Health plans and PBMs several years ago began implementing copay accumulators — and then a new iteration known as copay maximizers that declare certain drugs non-essential health benefits to avoid covering them per the Affordable Care Act (ACA) — to counter manufacturer copay assistance programs. Before these tools, that assistance would count toward beneficiaries’ annual out-of-pocket expenses. When those out-of-pocket maximums were reached, health plans would cover the remainder of members’ costs for the year. With accumulators and maximizers, patients can still use that assistance, but it does not help reduce their out-of-pocket costs.

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Incorporating Pharmacy Spending in Value-Based Payment Models Remains Challenging

Payers face challenges incorporating drug spending into value-based payment models, making it difficult to reduce overall health care costs, according to panelists who participated in a session at the virtual Value-Based Payment Summit on Jan. 31. The speakers were encouraged with the increased attention being paid to expensive medications and difficulties in ensuring people take their prescriptions. However, they stressed that more needs to be done to educate providers and ensure pharmacy spending is in check.

Frank W. McStay, II, assistant research director at the Duke University Margolis Institute for Health Policy and the session’s moderator, noted the federal government and states have recently proposed and implemented policies to reduce drug costs and increase access to medications. For instance, the Biden administration on Jan. 30 announced that it planned to increase access to sickle cell treatments via the Cell and Gene Therapy (CGT) Access Model that CMS introduced last year.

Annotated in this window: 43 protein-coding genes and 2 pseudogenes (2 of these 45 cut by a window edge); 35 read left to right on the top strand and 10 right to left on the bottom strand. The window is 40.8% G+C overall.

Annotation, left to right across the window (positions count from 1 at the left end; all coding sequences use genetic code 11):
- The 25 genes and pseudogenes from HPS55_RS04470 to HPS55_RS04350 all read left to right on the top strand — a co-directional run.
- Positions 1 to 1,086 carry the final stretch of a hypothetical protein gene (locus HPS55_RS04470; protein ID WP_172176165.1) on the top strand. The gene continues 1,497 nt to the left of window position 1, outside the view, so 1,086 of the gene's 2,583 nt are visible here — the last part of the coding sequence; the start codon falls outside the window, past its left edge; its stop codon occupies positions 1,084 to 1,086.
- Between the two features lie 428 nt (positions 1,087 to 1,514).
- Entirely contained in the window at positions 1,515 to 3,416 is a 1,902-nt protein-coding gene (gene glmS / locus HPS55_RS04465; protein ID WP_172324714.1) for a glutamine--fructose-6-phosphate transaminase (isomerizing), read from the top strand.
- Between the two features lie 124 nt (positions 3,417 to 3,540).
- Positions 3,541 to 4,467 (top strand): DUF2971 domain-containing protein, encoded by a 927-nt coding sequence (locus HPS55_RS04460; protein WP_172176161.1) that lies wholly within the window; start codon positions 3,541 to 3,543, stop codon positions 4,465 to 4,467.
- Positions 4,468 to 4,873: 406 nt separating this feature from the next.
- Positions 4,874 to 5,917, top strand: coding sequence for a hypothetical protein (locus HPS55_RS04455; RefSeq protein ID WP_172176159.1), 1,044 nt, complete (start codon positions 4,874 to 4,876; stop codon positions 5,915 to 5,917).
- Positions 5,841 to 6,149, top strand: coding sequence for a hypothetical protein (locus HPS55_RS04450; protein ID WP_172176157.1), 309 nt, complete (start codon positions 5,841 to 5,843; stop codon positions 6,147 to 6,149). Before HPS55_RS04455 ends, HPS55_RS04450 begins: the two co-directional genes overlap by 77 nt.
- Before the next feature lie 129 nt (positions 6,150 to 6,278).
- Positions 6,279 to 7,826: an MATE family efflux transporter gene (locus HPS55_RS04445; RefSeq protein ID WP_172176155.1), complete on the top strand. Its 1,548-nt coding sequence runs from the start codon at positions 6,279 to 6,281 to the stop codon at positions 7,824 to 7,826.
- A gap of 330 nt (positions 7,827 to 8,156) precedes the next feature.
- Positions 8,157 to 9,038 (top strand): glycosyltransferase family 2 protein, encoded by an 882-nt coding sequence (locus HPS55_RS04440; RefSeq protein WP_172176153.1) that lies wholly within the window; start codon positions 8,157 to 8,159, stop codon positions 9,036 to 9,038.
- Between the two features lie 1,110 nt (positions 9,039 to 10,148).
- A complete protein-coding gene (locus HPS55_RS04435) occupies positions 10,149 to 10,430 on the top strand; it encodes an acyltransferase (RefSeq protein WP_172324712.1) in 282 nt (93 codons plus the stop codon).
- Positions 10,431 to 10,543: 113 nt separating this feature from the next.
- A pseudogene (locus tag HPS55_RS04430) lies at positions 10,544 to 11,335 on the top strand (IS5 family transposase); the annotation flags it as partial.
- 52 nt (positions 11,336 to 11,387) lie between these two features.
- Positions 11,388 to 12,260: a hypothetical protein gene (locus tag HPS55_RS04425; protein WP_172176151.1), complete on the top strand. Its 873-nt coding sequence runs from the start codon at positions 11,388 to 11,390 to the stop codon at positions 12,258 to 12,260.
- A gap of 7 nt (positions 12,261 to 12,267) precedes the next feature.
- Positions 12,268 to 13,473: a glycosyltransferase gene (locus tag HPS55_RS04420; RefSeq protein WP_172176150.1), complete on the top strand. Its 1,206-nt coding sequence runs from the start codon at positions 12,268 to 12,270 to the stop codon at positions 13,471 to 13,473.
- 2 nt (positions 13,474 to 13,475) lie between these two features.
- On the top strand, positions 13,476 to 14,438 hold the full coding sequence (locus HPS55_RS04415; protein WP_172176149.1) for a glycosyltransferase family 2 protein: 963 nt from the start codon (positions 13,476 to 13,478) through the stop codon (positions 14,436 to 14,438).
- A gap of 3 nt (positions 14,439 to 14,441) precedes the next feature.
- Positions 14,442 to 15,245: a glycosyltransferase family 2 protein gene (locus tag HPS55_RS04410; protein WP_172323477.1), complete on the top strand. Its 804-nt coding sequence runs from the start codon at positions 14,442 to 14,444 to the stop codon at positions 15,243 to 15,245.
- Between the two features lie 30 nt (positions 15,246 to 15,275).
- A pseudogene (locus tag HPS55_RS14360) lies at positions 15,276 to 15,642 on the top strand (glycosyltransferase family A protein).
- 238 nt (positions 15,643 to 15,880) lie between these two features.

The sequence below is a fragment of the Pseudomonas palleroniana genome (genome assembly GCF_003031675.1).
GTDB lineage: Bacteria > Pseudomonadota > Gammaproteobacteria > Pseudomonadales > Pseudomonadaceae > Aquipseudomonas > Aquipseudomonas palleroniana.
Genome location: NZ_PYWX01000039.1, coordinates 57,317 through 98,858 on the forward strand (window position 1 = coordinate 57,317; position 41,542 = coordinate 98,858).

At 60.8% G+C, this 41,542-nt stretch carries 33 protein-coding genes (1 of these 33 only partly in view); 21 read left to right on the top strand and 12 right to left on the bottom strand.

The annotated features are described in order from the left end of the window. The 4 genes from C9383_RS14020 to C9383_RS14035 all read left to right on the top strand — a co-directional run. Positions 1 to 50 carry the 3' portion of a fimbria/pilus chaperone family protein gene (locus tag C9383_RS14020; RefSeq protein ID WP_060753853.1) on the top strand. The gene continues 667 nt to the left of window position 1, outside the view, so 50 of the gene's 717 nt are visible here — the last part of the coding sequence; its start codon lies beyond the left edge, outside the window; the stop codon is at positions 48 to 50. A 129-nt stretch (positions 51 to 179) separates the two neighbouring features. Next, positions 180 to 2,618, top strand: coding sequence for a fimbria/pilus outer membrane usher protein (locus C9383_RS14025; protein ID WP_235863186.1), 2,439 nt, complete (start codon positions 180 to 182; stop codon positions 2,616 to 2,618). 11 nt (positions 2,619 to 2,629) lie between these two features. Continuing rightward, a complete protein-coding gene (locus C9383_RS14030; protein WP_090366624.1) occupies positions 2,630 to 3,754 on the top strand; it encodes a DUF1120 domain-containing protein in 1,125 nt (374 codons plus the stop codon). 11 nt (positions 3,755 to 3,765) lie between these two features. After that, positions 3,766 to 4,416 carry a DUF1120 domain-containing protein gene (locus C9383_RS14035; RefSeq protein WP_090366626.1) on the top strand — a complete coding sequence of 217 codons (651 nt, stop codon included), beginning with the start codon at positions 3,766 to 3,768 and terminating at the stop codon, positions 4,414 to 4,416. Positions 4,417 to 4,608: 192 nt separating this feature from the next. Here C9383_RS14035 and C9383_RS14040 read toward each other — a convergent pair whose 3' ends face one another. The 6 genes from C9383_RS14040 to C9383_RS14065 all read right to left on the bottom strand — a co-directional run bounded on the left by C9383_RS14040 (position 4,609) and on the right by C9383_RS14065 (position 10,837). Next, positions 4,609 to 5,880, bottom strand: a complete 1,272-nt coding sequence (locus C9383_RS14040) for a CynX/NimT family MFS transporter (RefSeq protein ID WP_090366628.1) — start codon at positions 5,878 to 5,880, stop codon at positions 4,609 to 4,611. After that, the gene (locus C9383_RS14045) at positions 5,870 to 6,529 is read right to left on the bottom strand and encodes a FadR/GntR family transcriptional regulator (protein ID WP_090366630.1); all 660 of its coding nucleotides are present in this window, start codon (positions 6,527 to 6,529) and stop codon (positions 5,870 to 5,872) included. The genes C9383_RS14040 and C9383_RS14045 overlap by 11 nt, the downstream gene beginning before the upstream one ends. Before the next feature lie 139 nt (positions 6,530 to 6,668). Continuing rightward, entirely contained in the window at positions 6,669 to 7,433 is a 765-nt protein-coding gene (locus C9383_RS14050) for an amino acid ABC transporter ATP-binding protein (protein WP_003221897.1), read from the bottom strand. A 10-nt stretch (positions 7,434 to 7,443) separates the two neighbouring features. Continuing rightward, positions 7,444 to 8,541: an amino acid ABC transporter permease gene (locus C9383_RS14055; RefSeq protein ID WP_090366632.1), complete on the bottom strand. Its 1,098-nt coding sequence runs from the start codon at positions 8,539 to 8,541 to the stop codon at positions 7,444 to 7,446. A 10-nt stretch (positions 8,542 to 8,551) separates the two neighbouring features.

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Is Sale of Specialty Pharmacy Accelerator Shields in Walgreens’ Best Interests?

Less than two years after Walgreens Boots Alliance Inc.’s purchase of Shields Health Solutions, the pharmacy giant is rumored to be seeking a sale of the health system-owned specialty pharmacy integrator, per a Jan. 23 Bloomberg article, which valued the company at around $4 billion. While returns from a sale could help the company shore up certain units, divesting itself of Shields at a time when specialty pharmacy continues to be a hot commodity may be a questionable approach, say industry experts.

A Walgreens spokesperson told AIS Health, a division of MMIT, that the company has no comment.